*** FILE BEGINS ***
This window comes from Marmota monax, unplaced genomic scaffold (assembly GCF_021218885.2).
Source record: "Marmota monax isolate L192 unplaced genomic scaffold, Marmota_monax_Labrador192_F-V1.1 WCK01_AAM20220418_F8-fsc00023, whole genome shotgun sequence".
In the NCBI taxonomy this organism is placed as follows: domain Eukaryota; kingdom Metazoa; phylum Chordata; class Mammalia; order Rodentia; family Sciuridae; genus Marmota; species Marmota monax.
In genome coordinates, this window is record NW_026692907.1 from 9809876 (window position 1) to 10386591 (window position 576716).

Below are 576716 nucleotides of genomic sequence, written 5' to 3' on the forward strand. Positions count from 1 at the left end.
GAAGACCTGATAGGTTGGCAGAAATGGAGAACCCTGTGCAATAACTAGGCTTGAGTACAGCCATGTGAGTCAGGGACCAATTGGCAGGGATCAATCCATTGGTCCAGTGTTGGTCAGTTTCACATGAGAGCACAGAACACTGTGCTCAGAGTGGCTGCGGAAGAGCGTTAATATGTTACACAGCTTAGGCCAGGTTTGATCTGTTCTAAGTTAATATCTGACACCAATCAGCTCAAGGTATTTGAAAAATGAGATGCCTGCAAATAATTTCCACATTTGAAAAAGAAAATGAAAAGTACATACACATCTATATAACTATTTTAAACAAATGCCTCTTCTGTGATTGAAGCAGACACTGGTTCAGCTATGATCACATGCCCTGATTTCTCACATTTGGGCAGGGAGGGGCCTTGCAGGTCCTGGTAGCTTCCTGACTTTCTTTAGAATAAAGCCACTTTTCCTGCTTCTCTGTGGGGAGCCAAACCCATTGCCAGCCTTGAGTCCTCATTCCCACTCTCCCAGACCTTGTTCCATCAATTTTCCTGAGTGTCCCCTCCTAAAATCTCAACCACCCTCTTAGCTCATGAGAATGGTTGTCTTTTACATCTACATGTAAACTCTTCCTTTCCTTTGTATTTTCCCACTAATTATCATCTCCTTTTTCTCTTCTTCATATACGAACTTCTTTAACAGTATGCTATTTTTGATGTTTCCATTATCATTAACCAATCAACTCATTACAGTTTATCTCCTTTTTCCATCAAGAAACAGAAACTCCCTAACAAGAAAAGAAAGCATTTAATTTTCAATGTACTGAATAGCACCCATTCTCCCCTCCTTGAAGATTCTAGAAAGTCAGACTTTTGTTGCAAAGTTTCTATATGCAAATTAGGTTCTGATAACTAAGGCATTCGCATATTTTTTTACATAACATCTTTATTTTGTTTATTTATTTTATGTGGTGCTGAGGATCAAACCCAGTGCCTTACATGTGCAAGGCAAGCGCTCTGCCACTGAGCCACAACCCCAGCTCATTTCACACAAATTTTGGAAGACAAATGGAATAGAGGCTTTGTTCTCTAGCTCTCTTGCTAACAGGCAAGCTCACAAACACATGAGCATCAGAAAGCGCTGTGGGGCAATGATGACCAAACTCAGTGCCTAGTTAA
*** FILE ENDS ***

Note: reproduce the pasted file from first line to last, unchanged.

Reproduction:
This window comes from Marmota monax, unplaced genomic scaffold (assembly GCF_021218885.2).
Source record: "Marmota monax isolate L192 unplaced genomic scaffold, Marmota_monax_Labrador192_F-V1.1 WCK01_AAM20220418_F8-fsc00023, whole genome shotgun sequence".
In the NCBI taxonomy this organism is placed as follows: domain Eukaryota; kingdom Metazoa; phylum Chordata; class Mammalia; order Rodentia; family Sciuridae; genus Marmota; species Marmota monax.
In genome coordinates, this window is record NW_026692907.1 from 9809876 (window position 1) to 10386591 (window position 576716).

Below are 576716 nucleotides of genomic sequence, written 5' to 3' on the forward strand. Positions count from 1 at the left end.
GAAGACCTGATAGGTTGGCAGAAATGGAGAACCCTGTGCAATAACTAGGCTTGAGTACAGCCATGTGAGTCAGGGACCAATTGGCAGGGATCAATCCATTGGTCCAGTGTTGGTCAGTTTCACATGAGAGCACAGAACACTGTGCTCAGAGTGGCTGCGGAAGAGCGTTAATATGTTACACAGCTTAGGCCAGGTTTGATCTGTTCTAAGTTAATATCTGACACCAATCAGCTCAAGGTATTTGAAAAATGAGATGCCTGCAAATAATTTCCACATTTGAAAAAGAAAATGAAAAGTACATACACATCTATATAACTATTTTAAACAAATGCCTCTTCTGTGATTGAAGCAGACACTGGTTCAGCTATGATCACATGCCCTGATTTCTCACATTTGGGCAGGGAGGGGCCTTGCAGGTCCTGGTAGCTTCCTGACTTTCTTTAGAATAAAGCCACTTTTCCTGCTTCTCTGTGGGGAGCCAAACCCATTGCCAGCCTTGAGTCCTCATTCCCACTCTCCCAGACCTTGTTCCATCAATTTTCCTGAGTGTCCCCTCCTAAAATCTCAACCACCCTCTTAGCTCATGAGAATGGTTGTCTTTTACATCTACATGTAAACTCTTCCTTTCCTTTGTATTTTCCCACTAATTATCATCTCCTTTTTCTCTTCTTCATATACGAACTTCTTTAACAGTATGCTATTTTTGATGTTTCCATTATCATTAACCAATCAACTCATTACAGTTTATCTCCTTTTTCCATCAAGAAACAGAAACTCCCTAACAAGAAAAGAAAGCATTTAATTTTCAATGTACTGAATAGCACCCATTCTCCCCTCCTTGAAGATTCTAGAAAGTCAGACTTTTGTTGCAAAGTTTCTATATGCAAATTAGGTTCTGATAACTAAGGCATTCGCATATTTTTTTACATAACATCTTTATTTTGTTTATTTATTTTATGTGGTGCTGAGGATCAAACCCAGTGCCTTACATGTGCAAGGCAAGCGCTCTGCCACTGAGCCACAACCCCAGCTCATTTCACACAAATTTTGGAAGACAAATGGAATAGAGGCTTTGTTCTCTAGCTCTCTTGCTAACAGGCAAGCTCACAAACACATGAGCATCAGAAAGCGCTGTGGGGCAATGATGACCAAACTCAGTGCCTAGTTAA